New Watch! • 11 Aug 2019
The Legacy of Georges Favre-Jacot at Zenith
There’s a lot to celebrate this year: The Hour Glass turns 40, the El Primero turns 50…and, the jumpsuit turns 100.
Jumping from Jumpsuits to Architecture
Far from being useless trivia, the invention of the jumpsuit was indicative of a society in flux. First found on the battlefield (well above it) and then on the runway, fashion designer Elsa Schiaparelli turned what was previously a functional item into a a fashion piece. It was – like many new things from that era designed according to the principles of “form follows function”, an axiom made popular by the prolific 20th-century architect, Frank Lloyd Wright.
Society in Flux
This way of thinking was a far cry from 18th and 19th-century norms – be that in fashion, architecture or watchmaking, where there was a tendency towards ornamentation and opulence. New technology and machinery made it infinitely easier to prototype, experiment and scale up production. Combined with the rapidly expanding railway and telecommunication network, a growing middle-class and a demographic shift towards the city; all of a sudden, a greater percentage of the population was exposed to, and ultimately willing to invest in new technology, fashion and forms of recreation.
From the Pocket to the Wrist
Watches were no different. With the advent of aviation and the outbreak of WWI, there was a heightened need for a more convenient form of timekeeping. While there are notable examples of women’s watches from the 19th-century, wristwatches were few and far between. It was only during the War that the convenience of an accurate wristwatch became apparent to a wider audience; trench warfare, in particular, highlighted the impracticality of operating a pocket watch in such testing conditions.
This shift in consumer preference was something that Zenith was quick to capitalise on, strapping a wristwatch to French aviator Louis Bleriot as he became the first man to fly across the English Channel in 1909. Saying afterwards, “I am extremely satisfied with the Zenith watch, which I use regularly, and cannot recommend it highly enough to people in search of precision”.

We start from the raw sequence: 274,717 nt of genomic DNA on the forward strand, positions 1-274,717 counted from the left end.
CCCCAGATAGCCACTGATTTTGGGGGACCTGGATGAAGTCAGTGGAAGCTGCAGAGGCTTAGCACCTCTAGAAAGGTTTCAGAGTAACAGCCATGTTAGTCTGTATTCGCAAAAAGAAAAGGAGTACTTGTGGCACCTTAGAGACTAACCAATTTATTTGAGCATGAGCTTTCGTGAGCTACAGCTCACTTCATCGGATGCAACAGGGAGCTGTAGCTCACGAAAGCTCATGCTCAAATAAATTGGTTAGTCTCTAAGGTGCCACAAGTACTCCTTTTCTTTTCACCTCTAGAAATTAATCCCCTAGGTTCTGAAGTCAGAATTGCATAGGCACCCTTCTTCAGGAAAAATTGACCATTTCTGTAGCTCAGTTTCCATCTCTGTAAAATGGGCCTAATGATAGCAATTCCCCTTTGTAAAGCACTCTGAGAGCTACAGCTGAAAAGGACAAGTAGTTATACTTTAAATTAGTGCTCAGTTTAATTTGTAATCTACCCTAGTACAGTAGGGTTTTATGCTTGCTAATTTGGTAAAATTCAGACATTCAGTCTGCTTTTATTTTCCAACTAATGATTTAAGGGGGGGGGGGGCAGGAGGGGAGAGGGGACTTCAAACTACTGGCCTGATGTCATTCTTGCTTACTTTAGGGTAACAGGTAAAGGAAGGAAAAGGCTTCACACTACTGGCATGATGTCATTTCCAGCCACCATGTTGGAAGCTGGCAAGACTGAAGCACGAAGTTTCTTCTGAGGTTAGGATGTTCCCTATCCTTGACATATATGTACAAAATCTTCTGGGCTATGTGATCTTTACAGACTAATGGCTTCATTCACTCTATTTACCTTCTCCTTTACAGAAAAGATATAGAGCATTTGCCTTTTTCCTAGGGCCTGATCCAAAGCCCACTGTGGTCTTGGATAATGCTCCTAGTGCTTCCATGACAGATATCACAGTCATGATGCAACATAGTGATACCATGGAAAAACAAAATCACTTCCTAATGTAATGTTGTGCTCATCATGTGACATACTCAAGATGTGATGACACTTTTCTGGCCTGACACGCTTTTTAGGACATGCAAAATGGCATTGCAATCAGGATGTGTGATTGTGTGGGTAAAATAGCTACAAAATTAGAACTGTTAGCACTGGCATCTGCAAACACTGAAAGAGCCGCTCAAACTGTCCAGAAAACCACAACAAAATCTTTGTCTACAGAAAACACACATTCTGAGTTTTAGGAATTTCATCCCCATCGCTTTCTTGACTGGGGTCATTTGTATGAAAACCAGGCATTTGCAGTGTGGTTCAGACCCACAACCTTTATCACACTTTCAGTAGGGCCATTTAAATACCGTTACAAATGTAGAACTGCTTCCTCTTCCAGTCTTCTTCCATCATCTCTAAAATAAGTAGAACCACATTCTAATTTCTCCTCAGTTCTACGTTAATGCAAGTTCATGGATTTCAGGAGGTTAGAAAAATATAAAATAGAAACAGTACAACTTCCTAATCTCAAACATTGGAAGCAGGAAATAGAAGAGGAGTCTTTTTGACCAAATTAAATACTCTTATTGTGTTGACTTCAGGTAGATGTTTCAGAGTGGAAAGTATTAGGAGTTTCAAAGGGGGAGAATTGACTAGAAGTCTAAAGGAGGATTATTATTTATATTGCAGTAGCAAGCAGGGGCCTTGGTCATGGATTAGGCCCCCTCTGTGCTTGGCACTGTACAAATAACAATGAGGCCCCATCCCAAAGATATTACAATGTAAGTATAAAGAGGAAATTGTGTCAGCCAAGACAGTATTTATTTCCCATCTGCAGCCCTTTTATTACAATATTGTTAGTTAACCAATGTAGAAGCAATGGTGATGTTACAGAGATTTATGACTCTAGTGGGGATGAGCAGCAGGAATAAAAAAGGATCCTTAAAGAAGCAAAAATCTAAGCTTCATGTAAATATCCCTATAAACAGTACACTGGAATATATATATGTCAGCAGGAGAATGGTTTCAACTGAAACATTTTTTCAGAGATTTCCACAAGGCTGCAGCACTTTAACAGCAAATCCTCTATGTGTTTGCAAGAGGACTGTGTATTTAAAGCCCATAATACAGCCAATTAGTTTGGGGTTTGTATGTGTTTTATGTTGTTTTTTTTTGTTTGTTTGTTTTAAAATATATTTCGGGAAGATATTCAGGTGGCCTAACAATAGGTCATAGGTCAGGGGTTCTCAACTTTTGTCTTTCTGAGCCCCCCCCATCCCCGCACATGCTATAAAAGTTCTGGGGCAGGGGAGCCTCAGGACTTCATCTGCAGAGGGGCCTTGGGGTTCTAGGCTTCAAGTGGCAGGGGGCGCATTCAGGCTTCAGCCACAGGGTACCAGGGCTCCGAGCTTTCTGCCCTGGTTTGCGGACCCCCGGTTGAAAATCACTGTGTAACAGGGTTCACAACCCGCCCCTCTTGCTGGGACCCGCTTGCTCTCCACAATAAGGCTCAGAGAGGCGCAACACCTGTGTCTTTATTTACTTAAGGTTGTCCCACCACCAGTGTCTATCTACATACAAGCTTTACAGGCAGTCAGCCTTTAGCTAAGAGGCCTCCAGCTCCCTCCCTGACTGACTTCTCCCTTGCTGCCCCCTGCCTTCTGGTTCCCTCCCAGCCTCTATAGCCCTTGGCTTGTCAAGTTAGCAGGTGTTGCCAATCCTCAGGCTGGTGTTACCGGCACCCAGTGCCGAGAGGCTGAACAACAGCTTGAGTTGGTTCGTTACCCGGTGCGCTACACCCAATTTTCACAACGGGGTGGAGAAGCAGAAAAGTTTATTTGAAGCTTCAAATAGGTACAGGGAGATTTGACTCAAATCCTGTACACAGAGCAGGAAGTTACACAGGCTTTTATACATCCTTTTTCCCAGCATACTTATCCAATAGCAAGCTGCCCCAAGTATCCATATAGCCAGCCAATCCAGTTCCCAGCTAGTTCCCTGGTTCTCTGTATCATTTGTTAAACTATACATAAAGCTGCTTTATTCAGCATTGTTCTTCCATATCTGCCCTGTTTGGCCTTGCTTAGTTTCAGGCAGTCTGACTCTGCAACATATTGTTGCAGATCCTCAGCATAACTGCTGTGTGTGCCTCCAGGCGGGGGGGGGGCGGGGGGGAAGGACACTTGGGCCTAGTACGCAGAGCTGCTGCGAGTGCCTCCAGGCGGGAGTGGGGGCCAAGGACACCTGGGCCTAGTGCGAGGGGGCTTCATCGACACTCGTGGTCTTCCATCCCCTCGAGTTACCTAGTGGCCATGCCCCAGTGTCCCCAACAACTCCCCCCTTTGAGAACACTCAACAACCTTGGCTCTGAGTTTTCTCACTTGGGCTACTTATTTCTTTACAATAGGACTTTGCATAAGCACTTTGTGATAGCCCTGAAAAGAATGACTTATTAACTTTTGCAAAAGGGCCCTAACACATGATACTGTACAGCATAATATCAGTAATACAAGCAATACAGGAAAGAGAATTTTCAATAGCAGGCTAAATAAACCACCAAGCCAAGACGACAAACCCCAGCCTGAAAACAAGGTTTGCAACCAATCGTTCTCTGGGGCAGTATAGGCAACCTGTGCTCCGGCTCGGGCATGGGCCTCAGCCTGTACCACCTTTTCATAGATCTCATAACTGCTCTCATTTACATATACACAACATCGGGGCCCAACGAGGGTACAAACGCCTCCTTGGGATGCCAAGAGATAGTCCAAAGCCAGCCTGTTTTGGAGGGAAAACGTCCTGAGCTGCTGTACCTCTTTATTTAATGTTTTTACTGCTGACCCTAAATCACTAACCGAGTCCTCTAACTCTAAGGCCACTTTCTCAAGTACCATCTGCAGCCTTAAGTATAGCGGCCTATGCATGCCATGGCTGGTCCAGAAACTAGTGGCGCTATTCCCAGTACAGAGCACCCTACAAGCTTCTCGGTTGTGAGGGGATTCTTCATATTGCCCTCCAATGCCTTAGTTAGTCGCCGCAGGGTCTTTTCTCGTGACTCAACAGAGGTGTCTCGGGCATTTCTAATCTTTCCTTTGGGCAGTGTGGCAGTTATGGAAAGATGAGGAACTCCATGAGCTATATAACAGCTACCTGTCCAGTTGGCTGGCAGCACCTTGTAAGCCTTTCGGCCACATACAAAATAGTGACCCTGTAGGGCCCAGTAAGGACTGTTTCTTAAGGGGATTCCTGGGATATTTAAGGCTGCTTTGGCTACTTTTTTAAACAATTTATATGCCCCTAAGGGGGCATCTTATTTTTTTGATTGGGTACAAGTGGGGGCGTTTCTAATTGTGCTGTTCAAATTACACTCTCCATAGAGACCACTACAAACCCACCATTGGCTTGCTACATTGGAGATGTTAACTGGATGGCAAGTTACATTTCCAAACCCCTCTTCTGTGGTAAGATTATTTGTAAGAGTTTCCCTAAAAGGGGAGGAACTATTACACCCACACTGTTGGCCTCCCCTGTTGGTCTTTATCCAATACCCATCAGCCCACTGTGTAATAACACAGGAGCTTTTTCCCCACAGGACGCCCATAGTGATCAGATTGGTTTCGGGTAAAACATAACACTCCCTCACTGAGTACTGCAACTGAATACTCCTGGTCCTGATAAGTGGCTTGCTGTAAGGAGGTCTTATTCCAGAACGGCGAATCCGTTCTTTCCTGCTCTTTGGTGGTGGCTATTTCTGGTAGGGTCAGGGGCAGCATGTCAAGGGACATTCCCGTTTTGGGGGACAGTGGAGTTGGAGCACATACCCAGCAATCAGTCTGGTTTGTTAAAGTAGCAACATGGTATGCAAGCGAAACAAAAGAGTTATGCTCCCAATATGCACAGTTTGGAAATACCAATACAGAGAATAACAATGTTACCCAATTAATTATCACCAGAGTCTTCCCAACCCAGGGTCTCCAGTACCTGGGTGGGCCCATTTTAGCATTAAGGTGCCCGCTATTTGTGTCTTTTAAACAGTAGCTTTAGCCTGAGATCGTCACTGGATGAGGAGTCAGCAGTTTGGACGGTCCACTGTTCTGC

Georges x Corbu
What Zenith’s founder, Georges Favre-Jacot, is perhaps lesser known for, is his extraordinary prescience on matters relating to architecture. Georges founded the first ‘Manufacture’ in the modern sense of the word, bringing together all the necessary components of watchmaking under one roof in 1865. The Zenith Manufacture in Le Locle has since expanded to 18 buildings on the original plot.
He also commissioned the first fully independent project designed by internationally renowned architect and designer, Le Corbusier (excluding the first which was commissioned by Le Corbusier’s parents).
What makes this all the more remarkable is that this was eight years before Le Corbusier was ‘Le Corbusier’. Before that, he went by his birth name, Charles-Edouard Jeanneret. Le Corbusier – or Corbu as his friends would refer to him – would go on to have an indelible impact on 20th-century architecture, working on such projects as the United Nations building, the National Museum of Western Art in Tokyo or the High Court of Justice in Chandigarh, India.
The fact that Georges Favre-Jacot, a man who had achieved considerable success and renown, was still willing to invest in somebody who very well could have been a ‘nobody’, says a lot about his ability to recognise talent and to embrace new artistic movements years before everyone else. This wholesale adoption of new ideas lies at the heart of Zenith and is part of the reason why they’ve been so persistent in their quest for innovation. Whether that’s in the form of the groundbreaking El Primero from 1969 or the 18 Hz Defy Inventor Calibre 9100 in 2019, Georges legacy lives on in Zenith’s unyielding pursuit to push the mechanics of watchmaking.